The Other Vietnam Syndrome: Corporeal Patriotism and Visualities of Resistance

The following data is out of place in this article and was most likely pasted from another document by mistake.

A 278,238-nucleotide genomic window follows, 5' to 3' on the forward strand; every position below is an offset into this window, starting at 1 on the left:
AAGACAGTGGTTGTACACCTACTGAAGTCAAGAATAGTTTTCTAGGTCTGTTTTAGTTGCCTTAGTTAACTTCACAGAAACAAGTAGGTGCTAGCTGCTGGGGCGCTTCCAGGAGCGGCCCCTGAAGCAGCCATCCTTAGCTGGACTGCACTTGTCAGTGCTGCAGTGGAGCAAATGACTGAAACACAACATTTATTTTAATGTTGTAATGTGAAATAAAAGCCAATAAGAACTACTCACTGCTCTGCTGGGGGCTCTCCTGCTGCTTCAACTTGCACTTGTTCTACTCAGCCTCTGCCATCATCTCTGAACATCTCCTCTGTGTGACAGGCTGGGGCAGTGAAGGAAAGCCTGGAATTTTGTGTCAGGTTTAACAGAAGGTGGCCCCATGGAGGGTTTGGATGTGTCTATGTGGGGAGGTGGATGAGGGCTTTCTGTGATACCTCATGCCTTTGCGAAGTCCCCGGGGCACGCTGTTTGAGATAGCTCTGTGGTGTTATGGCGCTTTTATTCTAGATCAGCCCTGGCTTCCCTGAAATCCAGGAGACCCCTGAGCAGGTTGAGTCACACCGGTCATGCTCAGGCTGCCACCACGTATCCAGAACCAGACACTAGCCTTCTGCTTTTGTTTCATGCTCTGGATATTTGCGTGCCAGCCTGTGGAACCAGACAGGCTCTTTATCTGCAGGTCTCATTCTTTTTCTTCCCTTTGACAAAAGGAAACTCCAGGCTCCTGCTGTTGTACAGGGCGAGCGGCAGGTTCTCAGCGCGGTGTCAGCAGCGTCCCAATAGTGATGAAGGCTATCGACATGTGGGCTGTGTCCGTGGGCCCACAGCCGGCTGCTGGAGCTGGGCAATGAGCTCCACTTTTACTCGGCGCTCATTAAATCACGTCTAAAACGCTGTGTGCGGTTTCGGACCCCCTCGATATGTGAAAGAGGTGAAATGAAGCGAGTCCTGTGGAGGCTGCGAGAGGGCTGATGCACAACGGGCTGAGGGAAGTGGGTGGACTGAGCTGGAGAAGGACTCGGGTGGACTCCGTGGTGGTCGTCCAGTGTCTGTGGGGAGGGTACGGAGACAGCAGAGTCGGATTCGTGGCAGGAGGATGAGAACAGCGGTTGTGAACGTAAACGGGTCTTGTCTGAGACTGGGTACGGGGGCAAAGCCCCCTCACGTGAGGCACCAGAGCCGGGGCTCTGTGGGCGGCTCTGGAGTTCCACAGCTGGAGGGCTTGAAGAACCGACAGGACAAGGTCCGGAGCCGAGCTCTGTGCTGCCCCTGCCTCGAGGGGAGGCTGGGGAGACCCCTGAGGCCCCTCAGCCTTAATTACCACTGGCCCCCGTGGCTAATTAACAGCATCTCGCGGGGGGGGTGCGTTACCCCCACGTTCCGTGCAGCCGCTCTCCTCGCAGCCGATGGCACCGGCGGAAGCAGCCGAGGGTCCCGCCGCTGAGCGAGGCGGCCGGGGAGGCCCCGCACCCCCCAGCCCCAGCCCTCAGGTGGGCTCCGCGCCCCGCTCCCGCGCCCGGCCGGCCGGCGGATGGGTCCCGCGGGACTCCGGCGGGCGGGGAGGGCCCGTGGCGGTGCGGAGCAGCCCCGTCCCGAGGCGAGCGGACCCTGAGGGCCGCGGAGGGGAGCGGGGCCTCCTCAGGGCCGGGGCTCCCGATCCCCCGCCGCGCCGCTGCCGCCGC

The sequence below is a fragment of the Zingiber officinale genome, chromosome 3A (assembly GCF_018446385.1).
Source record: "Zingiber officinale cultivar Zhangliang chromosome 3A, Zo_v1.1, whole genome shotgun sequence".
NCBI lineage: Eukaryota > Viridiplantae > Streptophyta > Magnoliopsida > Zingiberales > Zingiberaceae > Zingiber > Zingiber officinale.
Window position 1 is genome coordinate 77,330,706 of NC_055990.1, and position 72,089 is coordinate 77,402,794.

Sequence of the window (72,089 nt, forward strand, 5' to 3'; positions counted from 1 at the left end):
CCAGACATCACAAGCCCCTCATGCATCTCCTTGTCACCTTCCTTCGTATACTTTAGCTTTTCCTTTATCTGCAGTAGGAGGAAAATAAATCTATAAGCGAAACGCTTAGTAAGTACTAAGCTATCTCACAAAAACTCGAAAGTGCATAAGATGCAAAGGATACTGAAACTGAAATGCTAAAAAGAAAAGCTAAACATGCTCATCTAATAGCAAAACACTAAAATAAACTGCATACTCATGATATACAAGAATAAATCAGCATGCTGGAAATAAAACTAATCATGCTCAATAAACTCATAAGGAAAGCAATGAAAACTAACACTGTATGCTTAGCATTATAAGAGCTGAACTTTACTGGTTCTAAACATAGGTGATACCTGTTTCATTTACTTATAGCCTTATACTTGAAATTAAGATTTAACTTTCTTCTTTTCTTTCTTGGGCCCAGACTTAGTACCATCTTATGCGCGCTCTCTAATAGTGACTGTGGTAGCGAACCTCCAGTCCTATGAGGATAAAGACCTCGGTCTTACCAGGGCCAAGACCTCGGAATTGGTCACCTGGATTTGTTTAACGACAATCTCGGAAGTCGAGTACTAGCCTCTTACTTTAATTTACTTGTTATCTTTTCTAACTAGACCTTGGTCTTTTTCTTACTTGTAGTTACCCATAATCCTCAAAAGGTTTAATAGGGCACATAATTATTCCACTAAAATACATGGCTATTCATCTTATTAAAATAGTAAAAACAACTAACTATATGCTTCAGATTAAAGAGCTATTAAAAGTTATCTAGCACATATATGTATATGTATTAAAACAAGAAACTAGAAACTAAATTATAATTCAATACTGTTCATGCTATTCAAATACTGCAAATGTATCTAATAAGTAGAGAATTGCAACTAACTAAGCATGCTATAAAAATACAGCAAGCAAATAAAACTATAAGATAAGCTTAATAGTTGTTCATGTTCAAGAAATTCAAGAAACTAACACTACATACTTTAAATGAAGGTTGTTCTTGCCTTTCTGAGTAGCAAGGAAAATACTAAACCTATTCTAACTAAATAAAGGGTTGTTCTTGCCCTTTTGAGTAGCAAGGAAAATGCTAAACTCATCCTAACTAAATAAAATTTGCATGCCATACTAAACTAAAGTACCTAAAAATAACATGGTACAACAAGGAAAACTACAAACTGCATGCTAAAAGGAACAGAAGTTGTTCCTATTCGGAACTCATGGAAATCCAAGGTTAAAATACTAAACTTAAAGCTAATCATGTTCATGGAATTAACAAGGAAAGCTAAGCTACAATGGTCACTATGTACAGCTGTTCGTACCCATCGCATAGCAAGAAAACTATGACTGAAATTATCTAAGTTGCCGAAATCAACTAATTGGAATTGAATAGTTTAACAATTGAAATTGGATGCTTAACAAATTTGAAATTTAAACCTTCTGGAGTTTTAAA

AbstractThis article argues that the emergence of the US counterculture contemporaneously with the Vietnam antiwar movement produced a visual coding of antiwar thought and action as dirty, messy, and most of all “hippie,” as a result of the visual differences between the most visible elements of the movement and the US mainstream. This coding of antiwar sentiment as visually Other was seized upon by the right as part of the process of remembering this era of US history, and I argue that this visual coding has over time evolved into a regime of visuality that deligitimises opposition to war and introduces a kind of corporeal patriotism where one’s loyalty to the state can be measured by an evaluation of one’s appearance. Whereas the Vietnam syndrome was an expression of elite disdain for public opposition to “the use of force” (i.e. military invasions), the other Vietnam syndrome (OVS) constitutes a regime of visuality that links visual deviance to opposition to war, with the intention of delegitimizing both and placing deviant-looking (and gendered) protesters outside the body of the “legitimate” public. The article provides historical and theoretical overviews of the OVS and discusses implications for contemporary protest movements.
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